Progressivism: Revenge of the Sociopaths
If the closest confidante and advisor to an extremely consequential American president had written a fantasy novel about a heroic social agitator with a plan to bring about a “benevolent” progressive dictatorship by instigating a brutal civil war, might one imagine that an honest press would take an interest? In fact this has happened, and America’s actual press has tried to dismiss the book as a meaningless “bad novel.”
In 1912, Edward Mandell House, Woodrow Wilson’s most intimate and influential advisor, wrote Philip Dru: Administrator. (Read it online here.) House is credited with having orchestrated Wilson’s presidential nomination, and was a prime mover in several controversial policy undertakings of his presidency. He was an avowed progressive, and, by his own lights, a master political manipulator and strategist. His novel’s eponymous hero is a neo-Marxist revolutionary who insinuates himself into the machinations of politics in a speculative 1920 in order to prod America into a civil war, in which he himself is generalissimo of the great American progressive forces against the greedy capitalist conspirators who have been ruling the country through subterfuge.
The storytelling is boilerplate stuff—a “bad novel,” to be sure—as is typical where a doctrinaire agenda, rather than an imaginative investigation of human experience, is the novelist’s motive. But to dismiss this book as irrelevant on literary grounds would be akin to dismissing Mein Kampf as disingenuous, or The Communist Manifesto as poorly reasoned. Such books are only incidentally to be judged as literature; they are eminently significant as revelations of the minds that composed them, particularly in light of the historical significance those minds turned out to have.
There have been a few attempts in recent years to draw attention to House’s book, all of them brushed off mockingly by the media “elite,” when not ignored entirely. And perhaps some observers have been too quick to draw direct, ominous connections between House’s seemingly prescient ideas and today’s progressive subversions as carried out by the likes of Obama, Soros, and Ayers. That House was instrumental in pushing through the Federal Reserve Act and the 16th Amendment in 1913, and a major impetus behind the League of Nations, the Council on Foreign Relations, and the Treaty of Versailles, are matters of historical record. One may interpret those facts as one wishes.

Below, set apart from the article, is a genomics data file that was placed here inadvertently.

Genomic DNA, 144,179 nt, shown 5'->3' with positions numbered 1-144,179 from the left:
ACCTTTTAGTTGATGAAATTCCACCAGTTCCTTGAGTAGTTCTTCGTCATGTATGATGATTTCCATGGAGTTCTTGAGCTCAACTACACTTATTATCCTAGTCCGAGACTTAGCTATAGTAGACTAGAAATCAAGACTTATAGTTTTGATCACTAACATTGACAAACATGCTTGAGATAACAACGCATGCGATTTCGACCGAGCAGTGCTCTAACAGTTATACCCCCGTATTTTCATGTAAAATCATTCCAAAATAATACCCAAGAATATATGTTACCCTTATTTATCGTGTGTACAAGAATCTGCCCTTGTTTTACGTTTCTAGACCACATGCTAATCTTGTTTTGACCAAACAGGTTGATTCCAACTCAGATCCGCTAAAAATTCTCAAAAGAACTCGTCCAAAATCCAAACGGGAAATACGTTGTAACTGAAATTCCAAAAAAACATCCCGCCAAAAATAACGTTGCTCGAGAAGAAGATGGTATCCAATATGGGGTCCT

However, rather than leap from those premises to conclusions which may not be supportable with hard evidence, but merely with eerie background music, it is perhaps more useful to focus on what can be said of House’s plans with certainty, based on his novel, a brilliantly clear revelation of the peculiarly American progressive mind.
Philip Dru, painted in (unintentionally) comical romantic hues, typifies the deranged mental state—the delusional megalomania and self-hypnosis—of the most forward-leaning American progressives of the past hundred years, from Wilson and the FDR administration through the Frankfurt School transplants in America, to Saul Alinsky, to the Weather Underground authors of Prairie Fire, to Obama, Hillary Clinton and John F. “Purple Heart 3” Kerry. It is not so much that Philip Dru is a conspiratorial “blueprint” for the Obama presidency, as that Dru is Obama—as Obama would see himself, rather than as a sane observer sees him.
Philip Dru is a man with an agenda that is larger than life, and larger than his country. The internationalist element of his plans is always present, as is his hatred for limited constitutional government and its separation of powers. Never far from his lips is yet another variation on the historic injustice theme, whether regarding “labor,” women, “capital,” minorities, or the rest of the timeless progressive slogan list.
Aside from the remarkably lifelike details of House’s agenda, another feature bludgeons the reader throughout his book: the hero’s (and author’s) complete lack of ordinary conscience or scruples in pursuing ends that he regards as just. Having deliberately led the country into a civil war in which 40,000 defenders of the status quo are killed, 210,000 wounded, and 375,000 imprisoned—killed, wounded or imprisoned because they dared to defend the United States as founded against neo-Marxist revolutionaries—Dru’s feelings run no deeper (and last no longer) than a few perfunctory “What a waste” comments. Then it is on to tearing down the old structures of society, and instituting the new, progressive America.